this study is lishma and not an outburst of bad
character traits is whether they become the best of friends
immediately afterwards. If it is lishma, they can
disregard their own reasoning either when the truth is proven
to them or upon following the standard practice of ruling
halochos (complying with the majority opinion or the
most respected opinion).
This is the case with avodas Hashem too. Here too
there is no reason for a person to give up his personal way
of avoda just because there is an opinion opposing it,
as long as this avoda is true and correct according to
another opinion. On the contrary, he should continue doing it
to the best of his ability.
Second, any new school of thought in Judaism is faced with
emphatic criticism and opposition. This was the case when
Chassidus first appeared and likewise with the Mussar
Movement. This is in sharp contrast to what happens in the
non-Jewish world, where all sorts of ideologies and theories
have appeared and totally disappeared from history. Klal
Yisroel has, however, continued on its way and has
watched over its spiritual existence with immense
Ardent resistance to any new way in avodas Hashem has
meant that only reliable ways that have passed our nation's
strict criticism were accepted, and only those people for
whose nature the new derech Hashem was appropriate
have adopted and followed it. Without such intense opposition
Klal Yisroel would have been constantly shifting from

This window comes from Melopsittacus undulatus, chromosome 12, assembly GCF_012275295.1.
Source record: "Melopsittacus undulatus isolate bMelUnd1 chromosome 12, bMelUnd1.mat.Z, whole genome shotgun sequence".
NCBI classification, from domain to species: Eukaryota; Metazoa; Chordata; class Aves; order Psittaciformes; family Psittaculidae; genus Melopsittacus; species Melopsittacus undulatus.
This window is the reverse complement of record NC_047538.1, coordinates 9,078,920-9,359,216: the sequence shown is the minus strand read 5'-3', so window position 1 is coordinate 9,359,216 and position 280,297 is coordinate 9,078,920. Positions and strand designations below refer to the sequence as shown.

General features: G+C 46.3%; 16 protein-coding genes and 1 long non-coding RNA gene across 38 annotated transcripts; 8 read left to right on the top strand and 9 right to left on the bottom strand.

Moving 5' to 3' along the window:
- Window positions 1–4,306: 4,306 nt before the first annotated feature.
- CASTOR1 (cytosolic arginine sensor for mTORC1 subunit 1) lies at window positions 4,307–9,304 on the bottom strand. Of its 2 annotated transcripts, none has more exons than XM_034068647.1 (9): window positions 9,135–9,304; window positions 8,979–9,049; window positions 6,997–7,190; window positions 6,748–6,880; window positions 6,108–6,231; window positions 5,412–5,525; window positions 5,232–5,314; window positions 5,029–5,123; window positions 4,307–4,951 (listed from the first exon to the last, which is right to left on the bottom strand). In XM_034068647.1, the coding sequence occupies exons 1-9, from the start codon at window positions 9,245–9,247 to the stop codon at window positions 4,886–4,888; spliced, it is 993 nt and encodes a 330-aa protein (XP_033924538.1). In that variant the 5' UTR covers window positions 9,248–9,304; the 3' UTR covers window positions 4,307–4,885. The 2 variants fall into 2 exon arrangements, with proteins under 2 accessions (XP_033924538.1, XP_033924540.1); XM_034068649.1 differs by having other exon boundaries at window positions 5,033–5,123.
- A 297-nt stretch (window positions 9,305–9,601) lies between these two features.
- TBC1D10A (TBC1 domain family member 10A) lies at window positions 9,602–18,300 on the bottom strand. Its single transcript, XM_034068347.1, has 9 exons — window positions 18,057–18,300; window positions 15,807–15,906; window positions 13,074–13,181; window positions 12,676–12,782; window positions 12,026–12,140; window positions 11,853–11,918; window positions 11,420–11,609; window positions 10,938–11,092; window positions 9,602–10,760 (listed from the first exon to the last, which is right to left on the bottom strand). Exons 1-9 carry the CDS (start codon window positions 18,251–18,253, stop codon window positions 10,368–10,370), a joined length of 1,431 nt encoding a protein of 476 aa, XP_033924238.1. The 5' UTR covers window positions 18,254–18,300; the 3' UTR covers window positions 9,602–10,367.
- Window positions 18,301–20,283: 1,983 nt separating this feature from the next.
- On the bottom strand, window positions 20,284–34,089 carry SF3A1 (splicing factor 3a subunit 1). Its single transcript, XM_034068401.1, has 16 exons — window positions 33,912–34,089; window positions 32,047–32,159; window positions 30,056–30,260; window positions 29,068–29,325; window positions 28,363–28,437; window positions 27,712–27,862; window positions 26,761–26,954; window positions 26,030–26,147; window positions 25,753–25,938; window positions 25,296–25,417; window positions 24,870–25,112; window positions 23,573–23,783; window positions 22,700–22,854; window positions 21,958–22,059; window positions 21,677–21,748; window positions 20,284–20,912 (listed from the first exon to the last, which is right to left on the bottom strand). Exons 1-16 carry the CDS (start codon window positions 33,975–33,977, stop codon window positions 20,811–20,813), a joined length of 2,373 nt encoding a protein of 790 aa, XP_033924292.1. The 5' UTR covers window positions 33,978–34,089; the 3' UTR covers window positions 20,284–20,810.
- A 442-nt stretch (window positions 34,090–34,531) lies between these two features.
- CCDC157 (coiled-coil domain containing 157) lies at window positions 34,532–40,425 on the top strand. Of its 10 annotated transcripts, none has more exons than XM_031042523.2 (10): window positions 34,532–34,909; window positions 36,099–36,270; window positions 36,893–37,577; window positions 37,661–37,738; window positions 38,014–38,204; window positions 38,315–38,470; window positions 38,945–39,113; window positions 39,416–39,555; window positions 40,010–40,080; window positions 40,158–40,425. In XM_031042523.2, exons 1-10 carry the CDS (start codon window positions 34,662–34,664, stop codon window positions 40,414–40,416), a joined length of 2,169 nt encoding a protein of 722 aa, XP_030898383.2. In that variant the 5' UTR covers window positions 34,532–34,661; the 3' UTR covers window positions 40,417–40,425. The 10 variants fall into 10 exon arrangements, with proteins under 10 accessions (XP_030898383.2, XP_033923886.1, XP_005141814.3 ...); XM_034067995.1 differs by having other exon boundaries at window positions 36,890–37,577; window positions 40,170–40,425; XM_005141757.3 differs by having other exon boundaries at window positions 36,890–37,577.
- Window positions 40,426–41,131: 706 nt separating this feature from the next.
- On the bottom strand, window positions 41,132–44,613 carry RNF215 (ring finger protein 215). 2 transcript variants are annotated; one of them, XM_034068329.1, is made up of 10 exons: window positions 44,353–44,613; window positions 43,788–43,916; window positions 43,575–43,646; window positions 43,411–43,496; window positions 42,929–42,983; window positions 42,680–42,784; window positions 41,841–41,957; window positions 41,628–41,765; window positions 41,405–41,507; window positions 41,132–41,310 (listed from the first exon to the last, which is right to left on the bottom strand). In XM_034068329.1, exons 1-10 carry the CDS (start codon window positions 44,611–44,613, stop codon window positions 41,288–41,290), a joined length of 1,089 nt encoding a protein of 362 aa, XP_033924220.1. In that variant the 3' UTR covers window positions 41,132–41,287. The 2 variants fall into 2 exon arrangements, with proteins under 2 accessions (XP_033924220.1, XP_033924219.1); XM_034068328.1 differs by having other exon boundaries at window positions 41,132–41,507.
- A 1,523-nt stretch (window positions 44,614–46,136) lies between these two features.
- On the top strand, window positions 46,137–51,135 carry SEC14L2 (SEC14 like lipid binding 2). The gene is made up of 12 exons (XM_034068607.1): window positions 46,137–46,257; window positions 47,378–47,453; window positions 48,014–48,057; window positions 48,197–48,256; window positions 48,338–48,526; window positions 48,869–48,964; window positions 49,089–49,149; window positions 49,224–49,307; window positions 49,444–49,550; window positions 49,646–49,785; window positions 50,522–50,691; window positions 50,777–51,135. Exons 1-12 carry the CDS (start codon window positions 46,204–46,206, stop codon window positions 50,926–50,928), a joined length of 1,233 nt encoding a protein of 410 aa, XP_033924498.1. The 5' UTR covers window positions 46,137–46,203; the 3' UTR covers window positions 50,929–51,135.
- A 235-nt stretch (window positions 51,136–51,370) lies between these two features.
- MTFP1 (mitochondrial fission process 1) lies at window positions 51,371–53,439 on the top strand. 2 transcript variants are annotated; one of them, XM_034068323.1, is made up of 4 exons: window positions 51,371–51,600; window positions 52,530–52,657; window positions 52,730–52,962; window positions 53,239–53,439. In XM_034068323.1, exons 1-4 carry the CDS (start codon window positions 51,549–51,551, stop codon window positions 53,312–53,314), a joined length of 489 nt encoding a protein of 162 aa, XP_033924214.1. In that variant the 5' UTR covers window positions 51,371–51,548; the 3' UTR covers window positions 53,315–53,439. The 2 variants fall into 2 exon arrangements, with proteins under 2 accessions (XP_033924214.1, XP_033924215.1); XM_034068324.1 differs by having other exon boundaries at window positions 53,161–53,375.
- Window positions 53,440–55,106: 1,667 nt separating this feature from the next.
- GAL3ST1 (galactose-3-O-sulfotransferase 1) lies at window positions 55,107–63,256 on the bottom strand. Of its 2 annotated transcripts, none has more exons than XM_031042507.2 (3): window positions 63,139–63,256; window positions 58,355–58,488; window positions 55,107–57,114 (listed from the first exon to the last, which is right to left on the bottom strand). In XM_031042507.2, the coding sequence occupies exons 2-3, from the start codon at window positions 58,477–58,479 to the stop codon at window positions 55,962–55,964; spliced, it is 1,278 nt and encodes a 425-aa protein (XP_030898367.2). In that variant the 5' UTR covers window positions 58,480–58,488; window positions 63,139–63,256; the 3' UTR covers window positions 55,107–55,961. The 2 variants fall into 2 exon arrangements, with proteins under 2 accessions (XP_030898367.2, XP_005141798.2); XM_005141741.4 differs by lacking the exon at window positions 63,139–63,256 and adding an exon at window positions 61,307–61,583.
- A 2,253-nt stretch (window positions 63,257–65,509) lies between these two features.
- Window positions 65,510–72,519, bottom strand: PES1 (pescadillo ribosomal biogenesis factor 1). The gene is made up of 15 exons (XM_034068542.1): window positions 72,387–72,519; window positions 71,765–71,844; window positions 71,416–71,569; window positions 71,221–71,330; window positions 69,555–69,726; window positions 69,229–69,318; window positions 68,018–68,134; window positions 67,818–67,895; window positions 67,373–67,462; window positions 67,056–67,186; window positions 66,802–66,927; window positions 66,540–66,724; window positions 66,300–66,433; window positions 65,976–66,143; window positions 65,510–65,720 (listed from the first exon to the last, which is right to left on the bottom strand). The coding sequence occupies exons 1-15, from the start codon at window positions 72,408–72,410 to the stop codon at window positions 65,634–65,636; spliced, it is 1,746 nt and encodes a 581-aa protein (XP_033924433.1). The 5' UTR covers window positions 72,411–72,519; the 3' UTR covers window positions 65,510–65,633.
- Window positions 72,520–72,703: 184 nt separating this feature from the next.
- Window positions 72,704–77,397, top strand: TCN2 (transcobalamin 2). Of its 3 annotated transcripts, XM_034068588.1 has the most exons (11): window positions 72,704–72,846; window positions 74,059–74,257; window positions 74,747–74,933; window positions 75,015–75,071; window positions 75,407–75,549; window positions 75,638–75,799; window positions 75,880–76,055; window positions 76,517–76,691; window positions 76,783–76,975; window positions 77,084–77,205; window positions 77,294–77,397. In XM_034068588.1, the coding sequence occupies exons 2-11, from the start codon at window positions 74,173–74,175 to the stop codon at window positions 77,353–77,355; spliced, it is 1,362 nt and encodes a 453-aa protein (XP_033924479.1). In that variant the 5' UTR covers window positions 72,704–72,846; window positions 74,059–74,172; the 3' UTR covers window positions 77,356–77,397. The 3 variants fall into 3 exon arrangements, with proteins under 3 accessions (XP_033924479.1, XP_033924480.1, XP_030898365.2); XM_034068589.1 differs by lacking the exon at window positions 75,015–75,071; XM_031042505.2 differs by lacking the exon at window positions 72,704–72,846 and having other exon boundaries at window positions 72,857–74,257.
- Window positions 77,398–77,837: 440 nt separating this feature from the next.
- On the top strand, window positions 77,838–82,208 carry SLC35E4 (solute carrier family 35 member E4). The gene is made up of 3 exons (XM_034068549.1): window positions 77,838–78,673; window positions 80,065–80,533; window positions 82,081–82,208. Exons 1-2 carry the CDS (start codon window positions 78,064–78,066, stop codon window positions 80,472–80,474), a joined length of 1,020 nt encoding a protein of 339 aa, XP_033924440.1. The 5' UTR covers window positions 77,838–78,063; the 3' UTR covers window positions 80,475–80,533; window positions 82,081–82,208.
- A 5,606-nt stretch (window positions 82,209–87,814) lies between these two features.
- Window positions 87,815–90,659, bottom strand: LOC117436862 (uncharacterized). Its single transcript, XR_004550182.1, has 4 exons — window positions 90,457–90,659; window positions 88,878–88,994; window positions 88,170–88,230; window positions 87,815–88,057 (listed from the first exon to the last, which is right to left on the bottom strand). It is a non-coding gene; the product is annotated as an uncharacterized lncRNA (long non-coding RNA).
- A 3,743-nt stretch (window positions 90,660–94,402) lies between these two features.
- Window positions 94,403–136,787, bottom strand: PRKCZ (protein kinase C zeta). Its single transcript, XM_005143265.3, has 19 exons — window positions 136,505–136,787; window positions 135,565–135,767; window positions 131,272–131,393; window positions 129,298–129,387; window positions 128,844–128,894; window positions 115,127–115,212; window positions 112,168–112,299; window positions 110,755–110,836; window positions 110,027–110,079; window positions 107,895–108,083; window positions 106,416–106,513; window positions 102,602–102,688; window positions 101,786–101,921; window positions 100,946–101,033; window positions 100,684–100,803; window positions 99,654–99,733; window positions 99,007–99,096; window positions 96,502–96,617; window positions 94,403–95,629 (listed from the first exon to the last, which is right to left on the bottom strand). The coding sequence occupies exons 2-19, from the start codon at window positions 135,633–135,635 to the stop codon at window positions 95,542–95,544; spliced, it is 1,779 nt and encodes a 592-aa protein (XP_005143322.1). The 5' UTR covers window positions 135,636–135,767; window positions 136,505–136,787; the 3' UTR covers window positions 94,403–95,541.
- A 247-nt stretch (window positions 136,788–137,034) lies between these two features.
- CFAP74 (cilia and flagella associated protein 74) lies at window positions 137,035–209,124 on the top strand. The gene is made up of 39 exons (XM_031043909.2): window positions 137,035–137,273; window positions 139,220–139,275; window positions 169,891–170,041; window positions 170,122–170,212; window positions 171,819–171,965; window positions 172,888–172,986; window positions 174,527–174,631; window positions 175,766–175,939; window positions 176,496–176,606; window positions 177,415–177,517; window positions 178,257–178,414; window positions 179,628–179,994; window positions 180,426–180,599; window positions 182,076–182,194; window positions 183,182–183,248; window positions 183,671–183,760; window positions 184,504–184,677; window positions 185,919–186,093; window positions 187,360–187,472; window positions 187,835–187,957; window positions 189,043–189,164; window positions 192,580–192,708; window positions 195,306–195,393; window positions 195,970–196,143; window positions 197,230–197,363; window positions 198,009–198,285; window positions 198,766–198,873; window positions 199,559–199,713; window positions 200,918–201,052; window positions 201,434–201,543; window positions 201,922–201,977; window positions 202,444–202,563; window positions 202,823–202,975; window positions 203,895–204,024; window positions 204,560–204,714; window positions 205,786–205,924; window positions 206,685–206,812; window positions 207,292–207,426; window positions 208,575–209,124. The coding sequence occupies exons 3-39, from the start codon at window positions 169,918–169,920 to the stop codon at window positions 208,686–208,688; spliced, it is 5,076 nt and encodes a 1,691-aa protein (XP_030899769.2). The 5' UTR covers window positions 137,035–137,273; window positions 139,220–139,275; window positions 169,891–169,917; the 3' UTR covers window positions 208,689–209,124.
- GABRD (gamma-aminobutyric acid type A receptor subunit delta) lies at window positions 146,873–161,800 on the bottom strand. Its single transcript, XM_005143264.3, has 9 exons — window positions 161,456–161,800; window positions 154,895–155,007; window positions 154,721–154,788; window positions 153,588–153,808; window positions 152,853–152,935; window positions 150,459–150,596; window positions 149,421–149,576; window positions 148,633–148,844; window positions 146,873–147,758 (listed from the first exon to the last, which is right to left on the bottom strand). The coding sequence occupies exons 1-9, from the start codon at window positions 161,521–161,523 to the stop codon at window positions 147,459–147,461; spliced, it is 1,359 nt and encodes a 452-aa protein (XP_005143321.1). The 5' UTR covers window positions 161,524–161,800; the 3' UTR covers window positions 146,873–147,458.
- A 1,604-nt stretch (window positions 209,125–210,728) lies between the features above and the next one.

one system to another and would not have succeeded in keeping
its spiritual sturdiness and existence. Naturally, this
opposition is occasionally accompanied by caustic expressions
of disagreement and spirited reactions.
Take for example some of the Ra'avad's critical notes
(Hasogos HaRa'avad) on the Mishneh Torah of the
Rambam: "All that is written here is vanity and folly"
(Ishus 23:2), and "This author is making up his own
gemora" (Yibum 5:24), and the like. Or let us
look at the way the Ramban, in his Milchamos Hashem,
in which he defends Rabbenu Alfas against the Razoh's
kushyos, phrased his disagreement to the Razoh's
opinion in Sefer HaMa'or: "If ignorant people would
remain silent there would not be any differences of opinion"
(Bovo Kama 13 of the Rif). In addition, the Ramban
comments (Bovo Kama 65) about the explanation of the
Razoh's father that "with this he has consoled his father
Anyone who reads the above tends to think that the Ramban
absolutely repudiated the Razoh's opinion. However, in his
introduction to the Milchamos Hashem (Brochos)
the Ramban writes: "The reader should not think that all the
difficulties I pose against the Razoh are unanswerable and
that you are forced to agree to them . . .. This is
definitely not so. Anyone who studies our Talmud knows that
there are no complete proofs to any side in the
machlokes among its commentaries and there are no
decisive objections. This wisdom does not have absolute
proofs like mathematics and geometric exercises."
Nonetheless, the Ramban uses the most forceful language and
tough style against the Razoh.
We likewise find, in the gemora, the rishonim,
and the acharonim, the strongest phrases launched
against the dissenting side. An onlooker might think that the
attacked side has been entirely proven wrong and that his
views and books should be disregarded. This is incorrect.
Because of the eminent status of the dissenting side these
gedolei olom had to use such stinging language to
prevent others from following them. The person who encounters
these differences of opinion must afterwards study intensely
to understand the two sides of the reasoning correctly and
consider them both.
The Yad Malachi (cited in the introduction to Yad
HaChazokoh of the Rambam, Kelolei HaRambam)
writes: "Heaven forbid that anyone think that the holy
Ra'avad wanted to diminish the Rambam's honor. He revealed
his holy arm, disagreeing forcefully in several fundamental
halochos, to prevent others from following [the Rambam
End of Part I